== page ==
Why Grocers Are Boosting Private Labels
Like many U.S. grocery chains, Safeway wanted to improve its private-label offerings during the economic slump, when consumers were eager for brands that offered better value. So three years ago it poached veteran marketer Diane Dietz from Procter & Gamble and named her chief marketing officer. Since joining Safeway, Dietz has been digging into P&G’s bag of branding tricks. In June, to promote the introduction of Safeway’s Open Nature line of antibiotic-free meat, she had a 305-foot-long picnic table (a Guinness World Record) constructed in San Francisco’s Marina District, where celebrity chef Tyler Florence of Food Network fame helped prepare a meal for several hundred people. The resulting buzz was a publicity bonanza for the house line.
Store brands have come a long way from their copycat days, when they confined themselves mostly to yellow boxes of faux Cheerios and black-and-white cans labeled “beans.” Back then, grocers were loath to anger the Kraft Foods and PepsiCos of the world by pushing their own labels too hard. Now, with deal-hunting shoppers increasingly brand-disloyal, Safeway, Kroger, and Supervalu—which together account for 40 percent of U.S. retail food sales, according to Citibank analyst Deborah Weinswig—are increasingly willing to devote more shelf space to their own merchandise. As of mid-November, store brands accounted for 31.4 percent of the 14,400 new food and beverage items introduced in the U.S. this year, according to market researcher Packaged Facts, based on data from Datamonitor’s Product Launch Analytics. That’s double the share logged in 2010 and up from just 8.7 percent in 2009.
To fuel sales of their in-house lines, retailers are recruiting veteran marketers to help out-innovate traditional packaged goods companies. “Retailers are taking a lot more sophisticated approach to store brand innovation,” says Jim Hertel, managing partner at retail consultancy Willard Bishop. “This is five or six years in the making, and we are now seeing the tipping point.”
At Safeway, Dietz created brand manager positions—à la P&G—for Open Nature, O Organics, and the grocer’s half-dozen other house brands. This year the grocery chain also added a 10,000-square-foot culinary center in California staffed by professional chefs, who hold product tastings each Thursday. (Chief Executive Officer Steve Burd has been known to pop by to sample bacon-wrapped filet mignon appetizers.)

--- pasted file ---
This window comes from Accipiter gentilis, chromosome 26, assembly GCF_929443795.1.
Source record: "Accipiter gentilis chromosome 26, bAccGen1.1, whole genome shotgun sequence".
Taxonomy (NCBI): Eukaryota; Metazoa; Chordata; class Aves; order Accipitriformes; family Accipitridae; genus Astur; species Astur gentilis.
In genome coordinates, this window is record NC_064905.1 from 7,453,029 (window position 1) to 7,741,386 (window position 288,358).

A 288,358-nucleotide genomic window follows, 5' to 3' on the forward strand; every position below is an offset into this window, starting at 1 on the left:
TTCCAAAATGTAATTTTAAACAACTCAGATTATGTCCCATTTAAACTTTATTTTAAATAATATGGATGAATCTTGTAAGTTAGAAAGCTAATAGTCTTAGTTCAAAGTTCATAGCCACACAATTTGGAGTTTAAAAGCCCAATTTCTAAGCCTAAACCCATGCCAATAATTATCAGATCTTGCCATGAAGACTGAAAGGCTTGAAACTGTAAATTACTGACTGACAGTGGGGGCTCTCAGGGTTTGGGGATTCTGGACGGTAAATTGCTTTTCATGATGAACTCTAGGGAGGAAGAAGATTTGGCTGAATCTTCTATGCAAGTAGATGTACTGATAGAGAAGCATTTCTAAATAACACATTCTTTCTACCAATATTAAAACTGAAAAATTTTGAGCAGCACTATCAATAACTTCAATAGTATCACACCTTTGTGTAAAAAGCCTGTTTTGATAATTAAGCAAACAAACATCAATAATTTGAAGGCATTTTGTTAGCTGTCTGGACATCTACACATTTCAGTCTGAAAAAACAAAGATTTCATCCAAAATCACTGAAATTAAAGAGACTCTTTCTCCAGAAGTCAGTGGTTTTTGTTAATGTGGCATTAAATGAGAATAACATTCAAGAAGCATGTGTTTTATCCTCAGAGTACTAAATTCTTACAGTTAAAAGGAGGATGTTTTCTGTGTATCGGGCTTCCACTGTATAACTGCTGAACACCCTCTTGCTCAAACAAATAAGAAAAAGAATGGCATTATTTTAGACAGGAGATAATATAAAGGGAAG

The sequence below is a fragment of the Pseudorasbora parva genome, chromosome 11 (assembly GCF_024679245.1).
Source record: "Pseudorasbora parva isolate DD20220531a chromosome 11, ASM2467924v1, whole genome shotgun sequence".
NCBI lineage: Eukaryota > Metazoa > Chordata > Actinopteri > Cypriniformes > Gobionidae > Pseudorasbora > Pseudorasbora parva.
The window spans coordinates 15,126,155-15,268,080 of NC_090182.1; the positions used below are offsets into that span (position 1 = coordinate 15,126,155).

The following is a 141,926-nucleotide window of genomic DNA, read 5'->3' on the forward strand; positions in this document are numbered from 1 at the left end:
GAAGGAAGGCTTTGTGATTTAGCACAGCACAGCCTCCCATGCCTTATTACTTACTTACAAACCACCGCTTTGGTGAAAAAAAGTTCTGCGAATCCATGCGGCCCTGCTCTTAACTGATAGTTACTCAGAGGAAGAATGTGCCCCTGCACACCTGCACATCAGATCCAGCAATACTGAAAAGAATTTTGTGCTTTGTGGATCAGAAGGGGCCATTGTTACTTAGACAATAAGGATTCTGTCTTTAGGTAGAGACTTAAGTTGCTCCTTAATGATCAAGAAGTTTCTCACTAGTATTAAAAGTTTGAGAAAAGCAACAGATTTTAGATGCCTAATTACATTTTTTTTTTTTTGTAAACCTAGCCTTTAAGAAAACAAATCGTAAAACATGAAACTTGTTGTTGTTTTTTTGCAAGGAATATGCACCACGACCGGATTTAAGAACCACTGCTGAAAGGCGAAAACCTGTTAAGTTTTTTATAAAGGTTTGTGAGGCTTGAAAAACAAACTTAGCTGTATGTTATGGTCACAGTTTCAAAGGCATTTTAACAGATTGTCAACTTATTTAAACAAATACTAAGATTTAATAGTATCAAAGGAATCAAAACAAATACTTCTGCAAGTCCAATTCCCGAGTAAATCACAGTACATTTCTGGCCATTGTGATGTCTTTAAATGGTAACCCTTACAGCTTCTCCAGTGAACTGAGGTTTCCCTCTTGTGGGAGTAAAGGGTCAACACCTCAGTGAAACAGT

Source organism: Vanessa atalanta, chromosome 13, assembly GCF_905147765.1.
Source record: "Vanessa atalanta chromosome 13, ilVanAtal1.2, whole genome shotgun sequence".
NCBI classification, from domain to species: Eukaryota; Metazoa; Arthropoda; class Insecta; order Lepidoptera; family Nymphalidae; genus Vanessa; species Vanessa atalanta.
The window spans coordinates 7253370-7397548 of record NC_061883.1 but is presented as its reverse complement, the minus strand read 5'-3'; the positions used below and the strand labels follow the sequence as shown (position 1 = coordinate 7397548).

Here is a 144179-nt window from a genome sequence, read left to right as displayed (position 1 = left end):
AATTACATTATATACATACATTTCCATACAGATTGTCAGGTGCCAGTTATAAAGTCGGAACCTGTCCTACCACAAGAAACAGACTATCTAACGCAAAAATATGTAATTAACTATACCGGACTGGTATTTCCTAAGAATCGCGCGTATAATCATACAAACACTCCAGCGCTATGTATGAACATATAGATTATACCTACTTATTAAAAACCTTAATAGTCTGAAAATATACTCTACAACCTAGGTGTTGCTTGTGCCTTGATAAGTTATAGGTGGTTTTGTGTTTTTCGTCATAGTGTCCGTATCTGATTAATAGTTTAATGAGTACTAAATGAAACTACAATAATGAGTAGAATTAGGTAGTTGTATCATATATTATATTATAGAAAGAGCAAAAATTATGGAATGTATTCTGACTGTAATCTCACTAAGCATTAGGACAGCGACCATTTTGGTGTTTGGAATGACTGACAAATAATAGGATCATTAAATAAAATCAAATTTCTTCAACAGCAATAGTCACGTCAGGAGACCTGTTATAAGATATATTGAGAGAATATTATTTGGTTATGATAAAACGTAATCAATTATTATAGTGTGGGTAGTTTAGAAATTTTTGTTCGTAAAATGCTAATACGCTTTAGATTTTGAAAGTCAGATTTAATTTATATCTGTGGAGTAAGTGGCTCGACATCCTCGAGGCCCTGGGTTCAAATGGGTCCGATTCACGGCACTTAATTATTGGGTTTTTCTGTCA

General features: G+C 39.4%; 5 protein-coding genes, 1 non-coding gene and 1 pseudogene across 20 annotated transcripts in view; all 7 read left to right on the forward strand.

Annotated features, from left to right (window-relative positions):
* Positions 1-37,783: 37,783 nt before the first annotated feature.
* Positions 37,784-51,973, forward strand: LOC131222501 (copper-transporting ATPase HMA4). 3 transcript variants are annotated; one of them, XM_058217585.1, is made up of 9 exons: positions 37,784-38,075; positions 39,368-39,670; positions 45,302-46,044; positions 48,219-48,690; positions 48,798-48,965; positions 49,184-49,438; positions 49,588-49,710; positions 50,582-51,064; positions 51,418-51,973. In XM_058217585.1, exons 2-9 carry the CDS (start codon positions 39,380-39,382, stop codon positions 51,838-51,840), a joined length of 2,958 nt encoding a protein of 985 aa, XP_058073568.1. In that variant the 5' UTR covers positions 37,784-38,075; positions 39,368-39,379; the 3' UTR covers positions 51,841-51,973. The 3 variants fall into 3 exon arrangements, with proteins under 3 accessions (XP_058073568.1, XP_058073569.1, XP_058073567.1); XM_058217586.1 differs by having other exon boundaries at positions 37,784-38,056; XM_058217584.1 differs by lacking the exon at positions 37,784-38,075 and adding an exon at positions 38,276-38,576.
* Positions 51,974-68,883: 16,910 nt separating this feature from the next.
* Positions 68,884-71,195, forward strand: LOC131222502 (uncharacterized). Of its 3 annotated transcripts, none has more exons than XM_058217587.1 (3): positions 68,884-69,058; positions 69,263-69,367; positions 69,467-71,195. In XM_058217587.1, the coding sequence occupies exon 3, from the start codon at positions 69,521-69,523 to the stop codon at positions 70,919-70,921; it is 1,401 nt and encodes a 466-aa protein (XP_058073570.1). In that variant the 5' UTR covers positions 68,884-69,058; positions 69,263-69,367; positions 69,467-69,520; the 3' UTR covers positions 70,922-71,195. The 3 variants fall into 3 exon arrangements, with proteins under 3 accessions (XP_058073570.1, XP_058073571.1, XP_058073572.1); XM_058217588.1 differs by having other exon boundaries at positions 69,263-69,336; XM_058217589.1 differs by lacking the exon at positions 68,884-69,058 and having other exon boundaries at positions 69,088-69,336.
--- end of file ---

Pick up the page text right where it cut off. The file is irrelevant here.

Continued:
With Safeway’s store brand sales growth outpacing that of national brands by a 3-to-1 margin, Dietz has had little problem persuading several P&G and PepsiCo brand managers to join her growing team. Such managers bring skills “that you don’t get in retail,” says Bill Gillispie, a supermarket veteran who has run store brand programs at Supervalu’s Save-A-Lot chain. “They understand packaging. They understand the cost of goods.”
Former ConAgra Foods executive Linda Severin joined Kroger in 2007 and is revamping the chain’s in-house brands, including frozen pizza, a category market researchers consider “up for grabs.” While research showed shoppers open to trying private-label pizzas, more upscale customers weren’t buying Kroger’s house-brand pies. So Severin and her team found new vendors to supply higher-end cheeses, meat, and veggies. In March, Kroger introduced the “Private Selection” line of oval-shaped, thin-crust pies. The pizzas, topped with mozzarella, grape tomatoes, and aged parmesan, are $5.99, the same as Nestlé’s DiGiorno pies—a testament to the store brand’s cachet. Now 60 percent more of Kroger’s higher-end shoppers buy the pizza. “We need to be focused on building brands, not just introducing products,” says Severin. Store brands now account for 27 percent of Kroger’s grocery sales, up from 23 percent in 2003.
Emboldened by success in the frozen food aisle and in pasta, grocers are moving into categories—salty snacks, beer, pet food—they’d previously shunned because the big brands were so entrenched. Safeway’s new Snack Artist cheese curls and potato and tortilla chips, packed in innovative resealable bags, should “take market share from branded people,” CEO Burd said in March. Those “people” include PepsiCo’s $30 billion Frito-Lay unit. A price advantage helps: A 10 oz. bag of Snack Artist potato chips costs $2.29. A similar bag of Lays is $4.79.
Kroger has overhauled the packaging of its Pet Pride brand, based on research showing that although dog owners like to see humans and dogs frolicking on the front of the package, cat owners just want to see a happy feline. While it’s too early to measure any sales lift, Kroger says surveys of pet owners show “purchase intent” has risen 22 percent for the new package.
National brands can’t ignore such changes. One reason: A single percentage point shift in food and beverage sales from branded items to house lines translates into a $5.5 billion gain in sales for the supermarket chains, says Packaged Facts Publisher David Sprinkle. So analysts say companies such as Kellogg and Campbell Soup worked to restock their product pipelines in 2011 to make up for paltry innovation in years past.
Still, Sanford C. Bernstein analyst Alexia Howard predicts store brands will grab market share from branded items once again in 2012. That’s because consumers are more receptive than ever to store brands: McKinsey says that three out of four consumers who traded down to private-label products since the recession started have no plans to switch back when conditions improve. And consultants at Deloitte say American shoppers are loyal to only about a third of the national brands they buy. Susan Viamari, editor in chief at data tracker SymphonyIRI, sums up shoppers’ calculation this way: “Why should I be paying more when I get the satisfaction I need at a 30 percent lower price?”